Irisations, Espace Multimédia Gantner, France
Curation by Mathieu Vabre
This exhibition put things in perspective without being a retrospective. It evokes light, colour, iridescence and leads to the visual experience as well as the relationship of the spectator with space.
The importance of movement is underlined by plastic works such as those made by Lucien Bitaux, where movement is integrated in the spectator moves. Pe Lang creates a moving picture thanks to an engine, allowing him to explore the coloured variables of the light spectrum. Then the many tones of colour spread out. as well as the range of their fluidity, and the rainbow of their polychromy through the pieces Natalia de Mello, Alistair McClymont and Flavien Théry’s deconstruction of white light.
At last, the optical phenomenon birthing iridescence is unveiled. The word stems from the ancient greek word Iris, that refers to the rainbow, a recurring motive throughout the whole exhibition. As a phenomenon that fascinated humans since ages, it is also a starting point for many mythologies and symbolics. One of the first founding myths is the one of goddess Iris in the greek mythology. Goddess of dawn and twilight, she sets up the communication between the domain of the gods and the domain of humans. She symbolises dialectic, conjures violence and naivety, and gives birth to a new kind of being.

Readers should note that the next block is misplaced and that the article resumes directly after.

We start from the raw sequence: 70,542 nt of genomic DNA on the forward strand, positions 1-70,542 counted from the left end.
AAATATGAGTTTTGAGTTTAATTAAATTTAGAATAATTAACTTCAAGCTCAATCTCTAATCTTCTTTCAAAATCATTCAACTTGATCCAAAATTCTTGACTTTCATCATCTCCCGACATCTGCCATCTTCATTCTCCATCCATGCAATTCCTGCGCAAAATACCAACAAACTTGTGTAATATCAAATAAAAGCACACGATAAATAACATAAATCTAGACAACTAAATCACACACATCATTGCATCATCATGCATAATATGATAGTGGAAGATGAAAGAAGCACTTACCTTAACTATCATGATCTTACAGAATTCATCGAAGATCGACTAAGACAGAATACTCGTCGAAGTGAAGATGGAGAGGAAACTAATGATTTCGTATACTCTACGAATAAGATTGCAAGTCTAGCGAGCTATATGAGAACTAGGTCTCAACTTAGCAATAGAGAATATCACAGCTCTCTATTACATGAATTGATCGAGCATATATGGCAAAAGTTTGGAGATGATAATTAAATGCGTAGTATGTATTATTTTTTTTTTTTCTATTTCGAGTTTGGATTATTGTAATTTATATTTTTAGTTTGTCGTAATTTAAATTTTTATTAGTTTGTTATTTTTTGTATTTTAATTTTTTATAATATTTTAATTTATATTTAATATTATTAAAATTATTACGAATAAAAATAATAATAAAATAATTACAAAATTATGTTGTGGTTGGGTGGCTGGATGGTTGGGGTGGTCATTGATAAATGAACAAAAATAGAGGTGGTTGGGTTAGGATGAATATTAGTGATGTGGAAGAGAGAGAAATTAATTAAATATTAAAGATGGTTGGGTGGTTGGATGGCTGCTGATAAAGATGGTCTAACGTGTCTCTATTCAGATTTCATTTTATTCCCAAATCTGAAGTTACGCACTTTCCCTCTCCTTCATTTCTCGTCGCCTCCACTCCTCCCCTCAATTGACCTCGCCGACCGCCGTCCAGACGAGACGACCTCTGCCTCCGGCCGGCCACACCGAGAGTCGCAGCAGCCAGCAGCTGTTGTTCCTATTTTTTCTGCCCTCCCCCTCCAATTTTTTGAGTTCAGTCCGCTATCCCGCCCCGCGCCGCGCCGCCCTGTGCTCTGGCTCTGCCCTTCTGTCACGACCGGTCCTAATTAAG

The political stance started by kinetic artists in the 1960’s who broke their ties with the big modern principles, are turning the boundaries of art upside down while reconfiguring the traditional “relationship between the piece and the spectator” in order to “give the spectator a major participation”. The figure of the rainbow, as a fragile and ephemeral motive, and the issues questioned by artists like Verena Friedrich, are making us ponder on human vanity and the profound transformation of Man and his relationship to his natural environment through the prism of technologies. The fate of humans in this reconfigured relationship, is drawn with the advent of new dialectics between humans, living things and nature.
Vérena Friedrich, Natalia de Mello, Alistair McClymont, Flavien Théry, Adrien Lucca, Hernan Zambrano, Lucien Bitaux, Pe Lang